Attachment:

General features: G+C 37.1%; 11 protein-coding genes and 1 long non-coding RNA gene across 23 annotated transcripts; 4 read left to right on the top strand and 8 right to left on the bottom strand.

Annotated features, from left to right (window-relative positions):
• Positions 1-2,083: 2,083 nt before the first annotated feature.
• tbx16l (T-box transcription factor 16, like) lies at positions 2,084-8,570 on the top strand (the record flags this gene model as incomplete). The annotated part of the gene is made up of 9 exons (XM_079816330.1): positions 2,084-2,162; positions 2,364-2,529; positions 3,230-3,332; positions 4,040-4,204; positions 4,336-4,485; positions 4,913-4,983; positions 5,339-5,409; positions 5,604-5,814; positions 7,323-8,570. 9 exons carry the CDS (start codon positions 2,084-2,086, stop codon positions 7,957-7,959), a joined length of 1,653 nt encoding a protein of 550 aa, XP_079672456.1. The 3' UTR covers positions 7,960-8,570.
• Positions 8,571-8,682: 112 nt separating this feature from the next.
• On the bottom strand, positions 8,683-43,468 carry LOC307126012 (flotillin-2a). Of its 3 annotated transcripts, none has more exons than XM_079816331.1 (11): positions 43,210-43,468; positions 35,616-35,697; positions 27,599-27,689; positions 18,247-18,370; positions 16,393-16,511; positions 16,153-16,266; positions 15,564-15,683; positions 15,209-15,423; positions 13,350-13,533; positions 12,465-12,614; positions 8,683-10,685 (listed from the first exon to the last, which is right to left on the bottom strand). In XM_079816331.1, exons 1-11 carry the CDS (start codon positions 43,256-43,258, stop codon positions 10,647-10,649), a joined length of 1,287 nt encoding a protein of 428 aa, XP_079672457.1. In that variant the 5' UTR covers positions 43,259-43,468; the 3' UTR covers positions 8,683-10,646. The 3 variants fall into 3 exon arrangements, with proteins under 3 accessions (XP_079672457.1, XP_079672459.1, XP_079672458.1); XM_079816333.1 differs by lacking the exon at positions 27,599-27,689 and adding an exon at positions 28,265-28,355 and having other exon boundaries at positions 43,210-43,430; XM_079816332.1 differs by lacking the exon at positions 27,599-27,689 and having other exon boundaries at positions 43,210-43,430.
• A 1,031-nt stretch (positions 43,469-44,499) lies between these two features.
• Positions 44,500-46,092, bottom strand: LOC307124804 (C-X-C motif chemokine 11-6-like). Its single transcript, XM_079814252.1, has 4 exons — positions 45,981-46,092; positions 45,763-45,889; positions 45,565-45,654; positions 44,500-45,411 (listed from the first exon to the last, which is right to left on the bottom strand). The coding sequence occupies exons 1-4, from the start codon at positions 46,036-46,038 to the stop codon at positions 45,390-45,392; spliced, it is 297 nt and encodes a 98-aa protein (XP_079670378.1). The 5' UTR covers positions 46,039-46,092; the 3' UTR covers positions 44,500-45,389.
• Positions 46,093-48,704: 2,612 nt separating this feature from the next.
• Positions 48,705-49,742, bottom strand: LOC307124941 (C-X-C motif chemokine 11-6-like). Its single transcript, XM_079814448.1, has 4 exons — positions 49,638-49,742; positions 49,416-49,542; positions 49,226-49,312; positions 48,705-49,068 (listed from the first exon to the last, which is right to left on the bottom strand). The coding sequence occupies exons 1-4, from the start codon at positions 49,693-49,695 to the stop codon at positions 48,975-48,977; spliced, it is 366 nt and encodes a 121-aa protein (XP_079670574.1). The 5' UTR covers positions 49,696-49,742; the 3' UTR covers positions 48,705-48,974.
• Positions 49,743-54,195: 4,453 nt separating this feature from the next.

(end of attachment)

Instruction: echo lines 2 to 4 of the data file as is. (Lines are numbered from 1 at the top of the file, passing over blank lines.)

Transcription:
Annotated features, from left to right (window-relative positions):
• Positions 1-2,083: 2,083 nt before the first annotated feature.
• tbx16l (T-box transcription factor 16, like) lies at positions 2,084-8,570 on the top strand (the record flags this gene model as incomplete). The annotated part of the gene is made up of 9 exons (XM_079816330.1): positions 2,084-2,162; positions 2,364-2,529; positions 3,230-3,332; positions 4,040-4,204; positions 4,336-4,485; positions 4,913-4,983; positions 5,339-5,409; positions 5,604-5,814; positions 7,323-8,570. 9 exons carry the CDS (start codon positions 2,084-2,086, stop codon positions 7,957-7,959), a joined length of 1,653 nt encoding a protein of 550 aa, XP_079672456.1. The 3' UTR covers positions 7,960-8,570.